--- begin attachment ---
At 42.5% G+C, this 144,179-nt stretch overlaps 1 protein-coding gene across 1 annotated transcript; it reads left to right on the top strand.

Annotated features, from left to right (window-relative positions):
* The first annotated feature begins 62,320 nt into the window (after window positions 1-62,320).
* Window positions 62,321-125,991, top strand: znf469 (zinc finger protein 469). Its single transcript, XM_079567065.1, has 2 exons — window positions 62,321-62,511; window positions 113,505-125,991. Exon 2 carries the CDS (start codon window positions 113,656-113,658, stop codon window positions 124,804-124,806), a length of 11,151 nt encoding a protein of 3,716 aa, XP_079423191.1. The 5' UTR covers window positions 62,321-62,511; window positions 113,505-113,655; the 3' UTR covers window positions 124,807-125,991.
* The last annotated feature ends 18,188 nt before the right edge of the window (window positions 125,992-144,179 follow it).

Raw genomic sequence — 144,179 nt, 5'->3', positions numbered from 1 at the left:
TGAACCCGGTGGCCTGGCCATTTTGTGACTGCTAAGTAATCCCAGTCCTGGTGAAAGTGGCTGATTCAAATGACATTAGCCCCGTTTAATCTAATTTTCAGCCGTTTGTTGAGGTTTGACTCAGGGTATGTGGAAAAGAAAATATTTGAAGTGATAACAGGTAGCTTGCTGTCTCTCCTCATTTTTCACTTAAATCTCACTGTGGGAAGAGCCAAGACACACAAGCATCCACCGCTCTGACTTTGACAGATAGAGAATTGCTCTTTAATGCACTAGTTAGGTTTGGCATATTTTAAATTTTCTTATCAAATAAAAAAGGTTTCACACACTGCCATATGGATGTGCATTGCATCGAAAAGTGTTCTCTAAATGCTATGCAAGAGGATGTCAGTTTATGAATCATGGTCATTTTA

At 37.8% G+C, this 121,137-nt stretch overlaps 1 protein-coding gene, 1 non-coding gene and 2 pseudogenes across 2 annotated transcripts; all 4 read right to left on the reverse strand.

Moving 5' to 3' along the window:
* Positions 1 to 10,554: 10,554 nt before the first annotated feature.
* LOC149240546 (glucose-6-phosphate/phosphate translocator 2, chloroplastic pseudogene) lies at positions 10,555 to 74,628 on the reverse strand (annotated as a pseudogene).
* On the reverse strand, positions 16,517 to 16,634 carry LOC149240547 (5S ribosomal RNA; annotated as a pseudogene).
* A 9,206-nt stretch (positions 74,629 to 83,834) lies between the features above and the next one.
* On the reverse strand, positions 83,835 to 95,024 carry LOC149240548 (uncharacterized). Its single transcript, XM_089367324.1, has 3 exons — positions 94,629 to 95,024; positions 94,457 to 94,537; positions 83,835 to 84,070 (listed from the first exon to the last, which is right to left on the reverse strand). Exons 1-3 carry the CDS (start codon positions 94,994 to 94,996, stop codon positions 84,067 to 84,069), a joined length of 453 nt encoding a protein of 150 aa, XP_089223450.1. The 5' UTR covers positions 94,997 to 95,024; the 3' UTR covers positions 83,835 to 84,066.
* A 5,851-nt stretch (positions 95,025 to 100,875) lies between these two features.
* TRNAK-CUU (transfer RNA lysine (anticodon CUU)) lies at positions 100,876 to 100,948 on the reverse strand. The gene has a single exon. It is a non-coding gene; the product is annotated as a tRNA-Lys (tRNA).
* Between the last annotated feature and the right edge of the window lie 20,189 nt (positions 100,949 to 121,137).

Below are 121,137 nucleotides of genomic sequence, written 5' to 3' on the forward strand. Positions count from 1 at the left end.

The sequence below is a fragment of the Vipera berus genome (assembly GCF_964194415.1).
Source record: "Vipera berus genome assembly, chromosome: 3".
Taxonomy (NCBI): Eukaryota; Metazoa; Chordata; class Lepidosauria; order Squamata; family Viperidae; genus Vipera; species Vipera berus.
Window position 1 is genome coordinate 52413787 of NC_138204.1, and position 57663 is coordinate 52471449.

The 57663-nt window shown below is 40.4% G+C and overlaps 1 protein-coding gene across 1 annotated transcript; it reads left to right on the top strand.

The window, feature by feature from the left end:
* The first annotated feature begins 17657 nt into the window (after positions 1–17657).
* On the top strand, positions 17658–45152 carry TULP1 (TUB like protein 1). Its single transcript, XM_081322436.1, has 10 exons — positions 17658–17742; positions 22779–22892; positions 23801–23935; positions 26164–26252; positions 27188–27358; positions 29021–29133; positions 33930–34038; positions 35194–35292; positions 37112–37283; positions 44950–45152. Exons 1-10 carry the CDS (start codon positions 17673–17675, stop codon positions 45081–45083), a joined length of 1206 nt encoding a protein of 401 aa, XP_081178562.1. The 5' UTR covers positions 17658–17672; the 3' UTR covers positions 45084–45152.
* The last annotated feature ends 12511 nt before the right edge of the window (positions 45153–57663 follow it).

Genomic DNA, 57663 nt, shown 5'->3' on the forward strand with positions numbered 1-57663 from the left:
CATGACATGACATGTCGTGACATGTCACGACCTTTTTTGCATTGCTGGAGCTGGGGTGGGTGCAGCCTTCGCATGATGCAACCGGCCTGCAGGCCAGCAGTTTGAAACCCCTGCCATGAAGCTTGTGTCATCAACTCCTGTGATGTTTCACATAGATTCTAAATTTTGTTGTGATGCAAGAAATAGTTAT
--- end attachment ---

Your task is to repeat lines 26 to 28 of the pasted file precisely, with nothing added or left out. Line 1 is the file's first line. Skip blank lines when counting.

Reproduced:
* On the top strand, positions 17658–45152 carry TULP1 (TUB like protein 1). Its single transcript, XM_081322436.1, has 10 exons — positions 17658–17742; positions 22779–22892; positions 23801–23935; positions 26164–26252; positions 27188–27358; positions 29021–29133; positions 33930–34038; positions 35194–35292; positions 37112–37283; positions 44950–45152. Exons 1-10 carry the CDS (start codon positions 17673–17675, stop codon positions 45081–45083), a joined length of 1206 nt encoding a protein of 401 aa, XP_081178562.1. The 5' UTR covers positions 17658–17672; the 3' UTR covers positions 45084–45152.
* The last annotated feature ends 12511 nt before the right edge of the window (positions 45153–57663 follow it).

Genomic DNA, 57663 nt, shown 5'->3' on the forward strand with positions numbered 1-57663 from the left: